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anonymous

  • one year ago

the set of zeros of f(x)=^3=4x^2+4x is

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  1. sloppycanada
    • one year ago
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    I assume you mean - \[f(x)=x^3=4x^2+4x?\]

  2. anonymous
    • one year ago
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    yes @sloppycanada

  3. zzr0ck3r
    • one year ago
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    that makes no sense... Do you mean \[f(x) = x^3+4x^2+4x\]?

  4. sloppycanada
    • one year ago
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    I'm really hoping it is @zzr0ck3r

  5. zzr0ck3r
    • one year ago
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    :)

  6. sloppycanada
    • one year ago
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    If it's \[x^3+4x^2+4x\], I can do that. @cutegirl

  7. anonymous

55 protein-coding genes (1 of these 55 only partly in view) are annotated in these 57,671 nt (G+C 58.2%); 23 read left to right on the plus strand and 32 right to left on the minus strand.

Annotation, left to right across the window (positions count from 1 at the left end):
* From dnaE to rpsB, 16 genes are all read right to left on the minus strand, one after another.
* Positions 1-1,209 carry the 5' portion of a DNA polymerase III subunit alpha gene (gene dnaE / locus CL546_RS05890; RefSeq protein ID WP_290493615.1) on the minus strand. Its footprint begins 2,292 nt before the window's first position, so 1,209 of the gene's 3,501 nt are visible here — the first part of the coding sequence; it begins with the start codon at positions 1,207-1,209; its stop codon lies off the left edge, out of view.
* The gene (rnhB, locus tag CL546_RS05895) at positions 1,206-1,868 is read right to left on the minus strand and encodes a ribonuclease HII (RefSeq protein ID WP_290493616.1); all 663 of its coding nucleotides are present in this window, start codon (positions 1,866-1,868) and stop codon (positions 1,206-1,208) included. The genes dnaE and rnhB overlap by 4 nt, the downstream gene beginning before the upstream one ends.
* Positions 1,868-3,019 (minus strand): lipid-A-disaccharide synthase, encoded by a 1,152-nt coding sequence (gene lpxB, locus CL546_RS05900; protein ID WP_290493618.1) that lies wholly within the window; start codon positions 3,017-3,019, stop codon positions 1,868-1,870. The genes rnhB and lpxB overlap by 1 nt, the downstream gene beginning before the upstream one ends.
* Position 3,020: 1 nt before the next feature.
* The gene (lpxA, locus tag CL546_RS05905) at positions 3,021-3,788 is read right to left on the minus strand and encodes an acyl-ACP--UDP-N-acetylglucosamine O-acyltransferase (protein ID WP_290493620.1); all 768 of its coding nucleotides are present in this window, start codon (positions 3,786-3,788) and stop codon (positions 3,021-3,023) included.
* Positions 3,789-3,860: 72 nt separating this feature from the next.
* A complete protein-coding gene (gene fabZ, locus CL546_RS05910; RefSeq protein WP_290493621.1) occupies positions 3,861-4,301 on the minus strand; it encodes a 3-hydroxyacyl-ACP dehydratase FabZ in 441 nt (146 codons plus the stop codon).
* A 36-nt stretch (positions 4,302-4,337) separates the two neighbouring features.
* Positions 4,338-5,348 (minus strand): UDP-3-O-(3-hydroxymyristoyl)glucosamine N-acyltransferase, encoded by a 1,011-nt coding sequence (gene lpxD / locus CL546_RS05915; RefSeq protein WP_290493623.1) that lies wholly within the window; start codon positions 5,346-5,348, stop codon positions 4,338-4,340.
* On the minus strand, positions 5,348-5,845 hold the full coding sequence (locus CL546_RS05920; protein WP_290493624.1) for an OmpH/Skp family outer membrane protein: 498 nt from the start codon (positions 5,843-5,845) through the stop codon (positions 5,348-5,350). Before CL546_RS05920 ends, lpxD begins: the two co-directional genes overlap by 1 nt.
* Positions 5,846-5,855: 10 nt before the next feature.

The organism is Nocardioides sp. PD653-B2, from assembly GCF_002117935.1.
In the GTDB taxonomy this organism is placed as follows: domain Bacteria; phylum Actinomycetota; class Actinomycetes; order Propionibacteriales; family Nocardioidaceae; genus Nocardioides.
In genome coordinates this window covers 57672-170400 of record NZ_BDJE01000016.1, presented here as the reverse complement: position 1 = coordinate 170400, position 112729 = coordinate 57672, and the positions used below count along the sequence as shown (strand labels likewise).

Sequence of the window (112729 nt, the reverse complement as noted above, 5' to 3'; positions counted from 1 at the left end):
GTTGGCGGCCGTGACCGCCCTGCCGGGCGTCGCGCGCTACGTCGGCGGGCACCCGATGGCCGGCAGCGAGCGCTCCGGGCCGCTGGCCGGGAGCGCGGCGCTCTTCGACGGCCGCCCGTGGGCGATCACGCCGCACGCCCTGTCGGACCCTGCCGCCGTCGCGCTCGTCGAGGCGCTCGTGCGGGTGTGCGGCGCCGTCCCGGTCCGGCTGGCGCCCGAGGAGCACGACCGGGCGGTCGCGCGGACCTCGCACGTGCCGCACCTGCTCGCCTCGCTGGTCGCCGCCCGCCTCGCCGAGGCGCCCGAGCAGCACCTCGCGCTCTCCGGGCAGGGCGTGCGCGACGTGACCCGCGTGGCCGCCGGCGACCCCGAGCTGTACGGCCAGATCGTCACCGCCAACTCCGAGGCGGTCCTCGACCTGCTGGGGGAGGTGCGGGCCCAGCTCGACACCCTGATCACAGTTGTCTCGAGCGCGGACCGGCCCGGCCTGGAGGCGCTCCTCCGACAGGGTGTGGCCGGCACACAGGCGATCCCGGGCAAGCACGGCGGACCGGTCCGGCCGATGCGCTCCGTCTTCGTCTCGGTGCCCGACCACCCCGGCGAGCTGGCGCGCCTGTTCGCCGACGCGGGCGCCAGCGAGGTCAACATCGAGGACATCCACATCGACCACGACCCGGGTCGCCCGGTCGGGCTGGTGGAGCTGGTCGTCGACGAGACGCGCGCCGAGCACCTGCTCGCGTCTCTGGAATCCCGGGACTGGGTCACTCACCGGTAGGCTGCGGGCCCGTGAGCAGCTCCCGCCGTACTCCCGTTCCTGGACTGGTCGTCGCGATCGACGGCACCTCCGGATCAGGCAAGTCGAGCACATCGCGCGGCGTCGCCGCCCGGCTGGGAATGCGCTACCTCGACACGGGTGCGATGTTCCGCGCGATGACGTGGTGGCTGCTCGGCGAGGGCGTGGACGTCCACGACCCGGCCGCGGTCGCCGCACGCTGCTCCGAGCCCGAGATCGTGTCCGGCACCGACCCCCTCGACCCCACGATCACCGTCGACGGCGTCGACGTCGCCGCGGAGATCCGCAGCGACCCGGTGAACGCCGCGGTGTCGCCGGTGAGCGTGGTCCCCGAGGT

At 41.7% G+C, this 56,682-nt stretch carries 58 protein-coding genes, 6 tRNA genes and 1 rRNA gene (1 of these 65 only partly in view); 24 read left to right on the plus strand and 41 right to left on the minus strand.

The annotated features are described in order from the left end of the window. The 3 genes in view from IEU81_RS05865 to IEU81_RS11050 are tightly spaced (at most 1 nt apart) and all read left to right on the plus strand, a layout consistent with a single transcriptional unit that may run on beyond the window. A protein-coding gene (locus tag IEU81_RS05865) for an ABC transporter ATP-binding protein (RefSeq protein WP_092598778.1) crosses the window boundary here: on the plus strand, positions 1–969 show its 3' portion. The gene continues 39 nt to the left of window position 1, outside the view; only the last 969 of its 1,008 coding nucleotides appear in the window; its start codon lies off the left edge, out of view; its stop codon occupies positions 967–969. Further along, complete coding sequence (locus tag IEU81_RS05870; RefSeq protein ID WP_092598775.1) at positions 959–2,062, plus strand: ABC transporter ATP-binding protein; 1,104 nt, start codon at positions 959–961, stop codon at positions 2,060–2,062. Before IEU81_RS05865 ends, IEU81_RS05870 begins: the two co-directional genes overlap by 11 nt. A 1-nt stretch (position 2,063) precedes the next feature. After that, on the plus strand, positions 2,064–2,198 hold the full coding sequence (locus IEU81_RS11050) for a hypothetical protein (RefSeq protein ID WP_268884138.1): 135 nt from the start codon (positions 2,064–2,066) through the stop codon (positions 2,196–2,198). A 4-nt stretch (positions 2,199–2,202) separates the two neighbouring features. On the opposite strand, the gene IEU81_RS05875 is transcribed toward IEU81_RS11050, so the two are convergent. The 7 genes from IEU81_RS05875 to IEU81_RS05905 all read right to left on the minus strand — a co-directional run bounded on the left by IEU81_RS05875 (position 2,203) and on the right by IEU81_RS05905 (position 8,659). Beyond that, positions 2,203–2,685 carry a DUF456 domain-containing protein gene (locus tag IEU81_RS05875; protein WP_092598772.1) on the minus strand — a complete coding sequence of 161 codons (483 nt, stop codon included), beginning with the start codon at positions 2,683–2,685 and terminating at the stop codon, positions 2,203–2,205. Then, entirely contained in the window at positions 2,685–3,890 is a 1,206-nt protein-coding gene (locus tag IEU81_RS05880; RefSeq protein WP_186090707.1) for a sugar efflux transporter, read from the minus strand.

• one year ago
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    it is @sloppycanada

  8. zzr0ck3r
    • one year ago
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    factor a \(x\) out and tell me what you got

  9. anonymous
    • one year ago
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    ^3+4^2+4=8^5?

  10. anonymous
    • one year ago
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    @zzr0ck3r

  11. zzr0ck3r
    • one year ago
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    what does ^3 mean?

  12. zzr0ck3r
    • one year ago
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    where did the x's go?

  13. DanJS
    • one year ago
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    factor the common x term from each f(x) = (x)*(x^2+4x+4) The zeros are found when it crosses the x axis, or when y = f(x) = 0, solve for the x values

  14. anonymous
    • one year ago
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    so 0,2 ? @DanJS

  15. anonymous
    • one year ago
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    its really 0,-2

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spraguer (Moderator)
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